The awards made in the 1911 Kodak Advertising Contest would indicate that interest in this line of camera work is gradually working westward.

The profession is undoubtedly awakening to the fact that there is a future for it in this branch of photography which not only taxes the ability of the man as a photographer but requires careful thought and study of the matter from the standpoint of the advertising man as well.

As usual the prizes have been won by those pictures that told their story in the most simple and convincing manner. We wish to thank those who took part in the contest for the interest shown. The awards were as follows:

Grand Prize - $500.00 - S. H. Lifshey, Brooklyn, N. Y.

Class A

First Prize - $500.00 - Mns. Mary L. Taylor, Indianapolis, Ind.

Second Prize - $400.00 - D. Van de Venter, Winona Lake, Ind.

Third Prize - $250.00 - A. E. Riley, Coshocton, Ohio.

Fourth Prize - $150.00 - H. W. Gallichan, Gravenhurst, Ont., Can.

Fifth Prize - $100.00 - J. B. Hostetler, Davenport, Iowa.

Class B

First Prize - $300.00 - Mrs. Gits Wintemberg, East Cleveland, Ohio.

Second Prize - $150.00 - James L. Baldwin, Auburn, N. Y.

Third Prize - $75.00 - Harry F. Blanchard, South Glen Falls, N. Y.

Fourth Prize - $50.00 - H. Krebs, Wayne, Pa.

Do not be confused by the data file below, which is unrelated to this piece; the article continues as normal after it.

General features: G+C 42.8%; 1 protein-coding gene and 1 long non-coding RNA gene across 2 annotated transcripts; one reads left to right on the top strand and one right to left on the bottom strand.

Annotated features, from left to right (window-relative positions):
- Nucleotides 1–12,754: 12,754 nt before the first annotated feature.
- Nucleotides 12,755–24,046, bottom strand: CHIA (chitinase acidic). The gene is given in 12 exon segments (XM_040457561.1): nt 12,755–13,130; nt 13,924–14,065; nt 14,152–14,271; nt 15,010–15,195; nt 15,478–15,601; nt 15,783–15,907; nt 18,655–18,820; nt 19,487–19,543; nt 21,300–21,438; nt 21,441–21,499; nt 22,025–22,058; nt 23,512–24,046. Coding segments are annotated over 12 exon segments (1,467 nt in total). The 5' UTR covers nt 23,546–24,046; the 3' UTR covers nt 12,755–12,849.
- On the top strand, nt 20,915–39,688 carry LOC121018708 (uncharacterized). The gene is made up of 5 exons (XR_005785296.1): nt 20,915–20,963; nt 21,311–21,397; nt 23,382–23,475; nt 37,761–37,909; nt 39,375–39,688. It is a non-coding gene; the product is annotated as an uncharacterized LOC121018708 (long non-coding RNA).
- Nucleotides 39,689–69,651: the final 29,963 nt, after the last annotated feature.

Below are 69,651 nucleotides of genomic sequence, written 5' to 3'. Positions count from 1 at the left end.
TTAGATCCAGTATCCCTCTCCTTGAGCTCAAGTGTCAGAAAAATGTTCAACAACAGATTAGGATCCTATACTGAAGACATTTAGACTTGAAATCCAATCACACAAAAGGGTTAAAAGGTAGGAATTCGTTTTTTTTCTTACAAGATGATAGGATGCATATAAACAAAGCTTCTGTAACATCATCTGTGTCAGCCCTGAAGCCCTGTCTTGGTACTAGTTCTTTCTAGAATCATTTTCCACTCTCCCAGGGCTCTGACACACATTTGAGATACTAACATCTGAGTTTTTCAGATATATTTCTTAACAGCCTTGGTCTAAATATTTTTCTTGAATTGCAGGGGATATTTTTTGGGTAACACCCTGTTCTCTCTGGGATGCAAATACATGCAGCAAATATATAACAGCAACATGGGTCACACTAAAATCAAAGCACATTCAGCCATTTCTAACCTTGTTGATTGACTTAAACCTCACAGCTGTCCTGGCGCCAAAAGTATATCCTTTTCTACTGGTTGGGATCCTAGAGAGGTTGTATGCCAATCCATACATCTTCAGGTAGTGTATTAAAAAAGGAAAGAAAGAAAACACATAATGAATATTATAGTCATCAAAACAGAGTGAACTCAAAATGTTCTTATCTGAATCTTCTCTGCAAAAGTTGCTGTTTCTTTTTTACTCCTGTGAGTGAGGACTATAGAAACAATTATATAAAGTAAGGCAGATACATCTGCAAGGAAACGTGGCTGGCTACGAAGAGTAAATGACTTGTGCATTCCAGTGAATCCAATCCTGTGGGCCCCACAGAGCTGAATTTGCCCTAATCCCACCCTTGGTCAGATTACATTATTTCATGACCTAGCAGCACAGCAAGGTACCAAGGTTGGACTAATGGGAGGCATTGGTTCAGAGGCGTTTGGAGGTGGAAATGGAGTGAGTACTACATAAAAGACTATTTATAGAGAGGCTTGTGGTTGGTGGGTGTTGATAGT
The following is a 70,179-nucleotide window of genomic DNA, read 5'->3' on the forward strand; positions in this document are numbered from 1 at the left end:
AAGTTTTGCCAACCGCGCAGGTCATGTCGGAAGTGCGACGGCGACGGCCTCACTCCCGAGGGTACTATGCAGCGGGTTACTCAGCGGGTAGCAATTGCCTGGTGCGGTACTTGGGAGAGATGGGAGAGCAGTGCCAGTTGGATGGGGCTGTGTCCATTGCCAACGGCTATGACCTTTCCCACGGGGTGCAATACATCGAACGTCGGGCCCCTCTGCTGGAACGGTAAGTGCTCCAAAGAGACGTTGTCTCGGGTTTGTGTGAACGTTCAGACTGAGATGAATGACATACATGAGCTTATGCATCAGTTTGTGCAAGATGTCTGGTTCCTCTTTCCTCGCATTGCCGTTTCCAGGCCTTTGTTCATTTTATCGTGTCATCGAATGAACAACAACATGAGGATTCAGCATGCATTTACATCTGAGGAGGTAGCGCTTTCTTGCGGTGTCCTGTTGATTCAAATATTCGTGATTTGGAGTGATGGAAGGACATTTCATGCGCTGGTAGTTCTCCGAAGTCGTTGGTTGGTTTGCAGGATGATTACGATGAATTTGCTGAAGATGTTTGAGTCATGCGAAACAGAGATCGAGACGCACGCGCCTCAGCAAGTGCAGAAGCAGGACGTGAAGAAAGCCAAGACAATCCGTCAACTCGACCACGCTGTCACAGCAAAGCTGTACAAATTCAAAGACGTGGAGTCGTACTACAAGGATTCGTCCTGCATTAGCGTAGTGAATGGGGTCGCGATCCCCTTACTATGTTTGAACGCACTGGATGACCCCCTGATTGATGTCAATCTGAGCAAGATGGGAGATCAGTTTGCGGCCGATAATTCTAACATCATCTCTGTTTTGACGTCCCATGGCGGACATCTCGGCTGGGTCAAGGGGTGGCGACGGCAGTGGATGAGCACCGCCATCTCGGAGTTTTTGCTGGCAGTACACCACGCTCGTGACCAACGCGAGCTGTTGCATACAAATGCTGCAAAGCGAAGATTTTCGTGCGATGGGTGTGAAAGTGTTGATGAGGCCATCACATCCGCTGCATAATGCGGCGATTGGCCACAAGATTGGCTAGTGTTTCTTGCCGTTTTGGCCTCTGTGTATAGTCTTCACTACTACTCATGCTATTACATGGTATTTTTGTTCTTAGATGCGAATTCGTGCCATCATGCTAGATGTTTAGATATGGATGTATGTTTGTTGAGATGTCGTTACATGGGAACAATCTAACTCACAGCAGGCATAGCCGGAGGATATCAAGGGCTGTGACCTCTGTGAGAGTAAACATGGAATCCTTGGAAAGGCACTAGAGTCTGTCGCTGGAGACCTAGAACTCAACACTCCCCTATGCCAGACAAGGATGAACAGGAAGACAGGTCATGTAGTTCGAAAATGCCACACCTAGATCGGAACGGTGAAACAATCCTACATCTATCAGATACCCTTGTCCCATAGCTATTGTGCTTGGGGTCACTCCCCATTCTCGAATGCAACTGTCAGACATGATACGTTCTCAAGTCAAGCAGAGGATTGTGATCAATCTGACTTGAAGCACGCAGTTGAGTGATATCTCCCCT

Fifth Prize - $25.00 - Miss Emilie Zeckvver, Philadelphia, Pa.

The following competent and representative men in their respective lines acted as judges:

Dudley Hoyt, New York City.

J. H. Garo, Boston, Mass.

Geo. H. Fowler, Adv. Mgr., Colgate & Co., New York.

Curtis P. Brady, Adv. Mgr., McClure's Magazine, New York.

Clarence D. Newell, Secy., Frank Seaman, Inc., New York.

From An Artura Iris Print By Schaldenbrand Bros. Pittsburgh, Pa.

From An Artura Iris Print By Schaldenbrand Bros. Pittsburgh, Pa.

Our Plant

In March, 1900, the Canadian Kodak Co., Limited, commenced business in Toronto, and its remarkable growth from small beginnings most satisfactorily emphasizes the fact that Canadians will heartily support Canadian-made products of quality.

At the commencement but ten employees were necessary, and a small three - story building, twenty by seventy-two feet, sufficed to house the entire plant. At the present time the employees number three hundred, and the plant, with the new addition just completed, encloses an area of one hundred and fifty thousand square feet.

Within the confines of this plant are manufactured thousands of the famous Kodaks and Brownie cameras, hundreds of miles of the sensitive film for the taking of the pictures, acres in area of glass dry plates and sensitized papers, and tons of the chemicals necessary for the after processes of picture making.

As a basis on which to estimate the enormous output of this company, it may be stated that the annual output of film if extended in a strip two and a quarter inches wide would much more than loop the distance from Toronto to Quebec, and the sensitized paper in a like strip would reach from the Atlantic to the Pacific, while glass plates would serve to floor a two-foot bridge across Lake Ontario.

The picture on the following page shows only the front of the executive buildings.